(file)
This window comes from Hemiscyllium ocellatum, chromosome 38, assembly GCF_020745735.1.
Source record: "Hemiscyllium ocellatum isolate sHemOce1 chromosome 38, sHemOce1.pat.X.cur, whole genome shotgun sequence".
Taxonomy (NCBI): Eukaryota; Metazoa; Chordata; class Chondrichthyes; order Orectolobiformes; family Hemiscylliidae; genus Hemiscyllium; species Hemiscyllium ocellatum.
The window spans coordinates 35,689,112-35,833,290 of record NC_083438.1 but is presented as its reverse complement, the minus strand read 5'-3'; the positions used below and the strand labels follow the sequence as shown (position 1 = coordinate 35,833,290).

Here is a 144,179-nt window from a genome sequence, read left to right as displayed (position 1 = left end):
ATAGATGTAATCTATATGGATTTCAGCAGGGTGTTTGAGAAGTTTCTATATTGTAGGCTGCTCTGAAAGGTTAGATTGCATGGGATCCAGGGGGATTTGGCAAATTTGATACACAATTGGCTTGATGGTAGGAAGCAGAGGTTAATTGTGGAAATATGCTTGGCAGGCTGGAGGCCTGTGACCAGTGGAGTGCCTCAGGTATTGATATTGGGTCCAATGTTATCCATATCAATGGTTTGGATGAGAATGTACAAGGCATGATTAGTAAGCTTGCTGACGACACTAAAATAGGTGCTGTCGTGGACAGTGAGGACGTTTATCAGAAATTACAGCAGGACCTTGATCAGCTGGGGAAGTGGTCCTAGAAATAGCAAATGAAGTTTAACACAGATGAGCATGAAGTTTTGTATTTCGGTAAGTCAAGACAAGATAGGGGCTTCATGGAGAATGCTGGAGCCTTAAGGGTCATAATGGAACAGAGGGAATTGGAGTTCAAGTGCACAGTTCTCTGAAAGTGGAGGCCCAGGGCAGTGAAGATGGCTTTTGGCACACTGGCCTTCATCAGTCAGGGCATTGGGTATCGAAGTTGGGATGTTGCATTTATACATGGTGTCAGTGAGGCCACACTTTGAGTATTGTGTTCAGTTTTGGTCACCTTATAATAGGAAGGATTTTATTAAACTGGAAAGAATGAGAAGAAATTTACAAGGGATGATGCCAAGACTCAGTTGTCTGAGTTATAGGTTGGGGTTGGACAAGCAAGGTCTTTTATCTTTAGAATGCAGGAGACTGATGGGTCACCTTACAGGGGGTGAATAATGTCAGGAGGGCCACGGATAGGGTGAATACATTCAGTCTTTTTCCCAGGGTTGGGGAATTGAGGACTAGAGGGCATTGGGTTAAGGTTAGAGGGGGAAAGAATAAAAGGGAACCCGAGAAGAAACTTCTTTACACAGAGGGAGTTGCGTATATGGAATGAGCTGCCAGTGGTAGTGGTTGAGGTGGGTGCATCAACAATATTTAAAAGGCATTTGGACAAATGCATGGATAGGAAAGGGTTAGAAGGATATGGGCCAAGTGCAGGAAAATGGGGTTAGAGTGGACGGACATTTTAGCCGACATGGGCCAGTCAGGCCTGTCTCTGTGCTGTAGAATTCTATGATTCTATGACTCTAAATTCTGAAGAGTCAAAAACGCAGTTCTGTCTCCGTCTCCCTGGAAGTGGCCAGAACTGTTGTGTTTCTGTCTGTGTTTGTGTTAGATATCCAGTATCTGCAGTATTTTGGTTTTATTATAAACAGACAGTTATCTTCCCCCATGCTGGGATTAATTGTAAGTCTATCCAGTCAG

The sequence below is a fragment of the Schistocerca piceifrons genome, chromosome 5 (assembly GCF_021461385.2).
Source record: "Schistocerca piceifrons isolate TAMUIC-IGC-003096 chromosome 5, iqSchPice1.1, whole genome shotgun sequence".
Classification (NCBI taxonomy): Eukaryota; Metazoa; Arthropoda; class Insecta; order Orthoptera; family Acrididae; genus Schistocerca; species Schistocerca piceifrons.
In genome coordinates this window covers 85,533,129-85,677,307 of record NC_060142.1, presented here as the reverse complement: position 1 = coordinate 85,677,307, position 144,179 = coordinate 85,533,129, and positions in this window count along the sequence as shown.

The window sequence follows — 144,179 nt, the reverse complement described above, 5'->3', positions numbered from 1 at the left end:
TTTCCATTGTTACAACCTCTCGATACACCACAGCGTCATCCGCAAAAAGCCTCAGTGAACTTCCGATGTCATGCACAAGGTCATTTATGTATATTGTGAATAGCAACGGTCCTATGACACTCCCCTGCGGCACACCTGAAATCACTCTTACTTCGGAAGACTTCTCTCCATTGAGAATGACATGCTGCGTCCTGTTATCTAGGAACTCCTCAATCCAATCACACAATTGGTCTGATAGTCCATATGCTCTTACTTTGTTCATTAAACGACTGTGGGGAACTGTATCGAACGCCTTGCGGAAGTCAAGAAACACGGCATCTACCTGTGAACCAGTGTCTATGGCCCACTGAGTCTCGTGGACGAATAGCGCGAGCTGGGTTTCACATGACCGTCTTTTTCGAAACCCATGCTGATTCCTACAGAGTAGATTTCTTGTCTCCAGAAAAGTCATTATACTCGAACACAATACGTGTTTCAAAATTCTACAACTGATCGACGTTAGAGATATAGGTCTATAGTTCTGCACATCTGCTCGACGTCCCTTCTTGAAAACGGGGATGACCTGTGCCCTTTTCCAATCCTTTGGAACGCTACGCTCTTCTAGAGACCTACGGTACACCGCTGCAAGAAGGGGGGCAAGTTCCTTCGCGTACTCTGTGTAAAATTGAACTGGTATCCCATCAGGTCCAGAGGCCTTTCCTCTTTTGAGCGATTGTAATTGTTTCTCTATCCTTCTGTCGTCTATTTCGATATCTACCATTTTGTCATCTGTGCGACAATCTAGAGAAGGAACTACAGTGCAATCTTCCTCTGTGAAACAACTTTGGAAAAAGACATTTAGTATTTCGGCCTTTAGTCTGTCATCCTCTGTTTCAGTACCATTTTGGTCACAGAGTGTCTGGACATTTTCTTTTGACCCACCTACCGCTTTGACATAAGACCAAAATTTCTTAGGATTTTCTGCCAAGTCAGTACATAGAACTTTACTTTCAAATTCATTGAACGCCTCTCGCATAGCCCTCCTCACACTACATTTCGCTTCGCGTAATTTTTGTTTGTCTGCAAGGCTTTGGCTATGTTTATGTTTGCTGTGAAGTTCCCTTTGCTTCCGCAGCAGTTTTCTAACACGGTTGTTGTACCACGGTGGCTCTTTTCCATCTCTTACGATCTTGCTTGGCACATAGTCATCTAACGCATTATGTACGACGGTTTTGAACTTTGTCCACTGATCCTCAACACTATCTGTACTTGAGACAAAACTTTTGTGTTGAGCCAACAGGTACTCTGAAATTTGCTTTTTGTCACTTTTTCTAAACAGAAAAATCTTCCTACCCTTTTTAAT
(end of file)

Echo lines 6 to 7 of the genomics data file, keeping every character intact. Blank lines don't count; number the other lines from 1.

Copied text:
ATAGATGTAATCTATATGGATTTCAGCAGGGTGTTTGAGAAGTTTCTATATTGTAGGCTGCTCTGAAAGGTTAGATTGCATGGGATCCAGGGGGATTTGGCAAATTTGATACACAATTGGCTTGATGGTAGGAAGCAGAGGTTAATTGTGGAAATATGCTTGGCAGGCTGGAGGCCTGTGACCAGTGGAGTGCCTCAGGTATTGATATTGGGTCCAATGTTATCCATATCAATGGTTTGGATGAGAATGTACAAGGCATGATTAGTAAGCTTGCTGACGACACTAAAATAGGTGCTGTCGTGGACAGTGAGGACGTTTATCAGAAATTACAGCAGGACCTTGATCAGCTGGGGAAGTGGTCCTAGAAATAGCAAATGAAGTTTAACACAGATGAGCATGAAGTTTTGTATTTCGGTAAGTCAAGACAAGATAGGGGCTTCATGGAGAATGCTGGAGCCTTAAGGGTCATAATGGAACAGAGGGAATTGGAGTTCAAGTGCACAGTTCTCTGAAAGTGGAGGCCCAGGGCAGTGAAGATGGCTTTTGGCACACTGGCCTTCATCAGTCAGGGCATTGGGTATCGAAGTTGGGATGTTGCATTTATACATGGTGTCAGTGAGGCCACACTTTGAGTATTGTGTTCAGTTTTGGTCACCTTATAATAGGAAGGATTTTATTAAACTGGAAAGAATGAGAAGAAATTTACAAGGGATGATGCCAAGACTCAGTTGTCTGAGTTATAGGTTGGGGTTGGACAAGCAAGGTCTTTTATCTTTAGAATGCAGGAGACTGATGGGTCACCTTACAGGGGGTGAATAATGTCAGGAGGGCCACGGATAGGGTGAATACATTCAGTCTTTTTCCCAGGGTTGGGGAATTGAGGACTAGAGGGCATTGGGTTAAGGTTAGAGGGGGAAAGAATAAAAGGGAACCCGAGAAGAAACTTCTTTACACAGAGGGAGTTGCGTATATGGAATGAGCTGCCAGTGGTAGTGGTTGAGGTGGGTGCATCAACAATATTTAAAAGGCATTTGGACAAATGCATGGATAGGAAAGGGTTAGAAGGATATGGGCCAAGTGCAGGAAAATGGGGTTAGAGTGGACGGACATTTTAGCCGACATGGGCCAGTCAGGCCTGTCTCTGTGCTGTAGAATTCTATGATTCTATGACTCTAAATTCTGAAGAGTCAAAAACGCAGTTCTGTCTCCGTCTCCCTGGAAGTGGCCAGAACTGTTGTGTTTCTGTCTGTGTTTGTGTTAGATATCCAGTATCTGCAGTATTTTGGTTTTATTATAAACAGACAGTTATCTTCCCCCATGCTGGGATTAATTGTAAGTCTATCCAGTCAG

The sequence below is a fragment of the Schistocerca piceifrons genome, chromosome 5 (assembly GCF_021461385.2).